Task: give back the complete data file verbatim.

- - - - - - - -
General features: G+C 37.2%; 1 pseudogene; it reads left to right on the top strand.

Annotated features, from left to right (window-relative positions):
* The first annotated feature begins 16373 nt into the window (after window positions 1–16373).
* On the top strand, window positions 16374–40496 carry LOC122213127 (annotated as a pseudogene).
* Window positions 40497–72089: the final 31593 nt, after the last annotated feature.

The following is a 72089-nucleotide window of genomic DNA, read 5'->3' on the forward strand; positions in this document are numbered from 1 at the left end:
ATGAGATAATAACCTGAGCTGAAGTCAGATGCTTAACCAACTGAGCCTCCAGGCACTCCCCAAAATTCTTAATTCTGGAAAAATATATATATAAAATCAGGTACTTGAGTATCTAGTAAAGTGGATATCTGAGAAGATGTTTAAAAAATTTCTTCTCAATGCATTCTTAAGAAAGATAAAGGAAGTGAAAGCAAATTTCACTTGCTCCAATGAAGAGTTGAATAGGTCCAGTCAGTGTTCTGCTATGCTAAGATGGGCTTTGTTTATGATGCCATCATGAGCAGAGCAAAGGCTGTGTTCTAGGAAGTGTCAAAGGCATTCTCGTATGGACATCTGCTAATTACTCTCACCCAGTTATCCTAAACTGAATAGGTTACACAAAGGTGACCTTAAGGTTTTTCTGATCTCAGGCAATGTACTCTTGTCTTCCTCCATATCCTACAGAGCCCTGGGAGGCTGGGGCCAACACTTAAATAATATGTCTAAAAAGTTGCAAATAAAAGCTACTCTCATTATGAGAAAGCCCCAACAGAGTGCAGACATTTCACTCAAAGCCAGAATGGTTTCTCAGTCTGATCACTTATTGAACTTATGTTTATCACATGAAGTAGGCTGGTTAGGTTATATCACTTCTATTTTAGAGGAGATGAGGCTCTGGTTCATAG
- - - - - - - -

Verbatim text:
General features: G+C 37.2%; 1 pseudogene; it reads left to right on the top strand.

Annotated features, from left to right (window-relative positions):
* The first annotated feature begins 16373 nt into the window (after window positions 1–16373).
* On the top strand, window positions 16374–40496 carry LOC122213127 (annotated as a pseudogene).
* Window positions 40497–72089: the final 31593 nt, after the last annotated feature.

The following is a 72089-nucleotide window of genomic DNA, read 5'->3' on the forward strand; positions in this document are numbered from 1 at the left end:
ATGAGATAATAACCTGAGCTGAAGTCAGATGCTTAACCAACTGAGCCTCCAGGCACTCCCCAAAATTCTTAATTCTGGAAAAATATATATATAAAATCAGGTACTTGAGTATCTAGTAAAGTGGATATCTGAGAAGATGTTTAAAAAATTTCTTCTCAATGCATTCTTAAGAAAGATAAAGGAAGTGAAAGCAAATTTCACTTGCTCCAATGAAGAGTTGAATAGGTCCAGTCAGTGTTCTGCTATGCTAAGATGGGCTTTGTTTATGATGCCATCATGAGCAGAGCAAAGGCTGTGTTCTAGGAAGTGTCAAAGGCATTCTCGTATGGACATCTGCTAATTACTCTCACCCAGTTATCCTAAACTGAATAGGTTACACAAAGGTGACCTTAAGGTTTTTCTGATCTCAGGCAATGTACTCTTGTCTTCCTCCATATCCTACAGAGCCCTGGGAGGCTGGGGCCAACACTTAAATAATATGTCTAAAAAGTTGCAAATAAAAGCTACTCTCATTATGAGAAAGCCCCAACAGAGTGCAGACATTTCACTCAAAGCCAGAATGGTTTCTCAGTCTGATCACTTATTGAACTTATGTTTATCACATGAAGTAGGCTGGTTAGGTTATATCACTTCTATTTTAGAGGAGATGAGGCTCTGGTTCATAG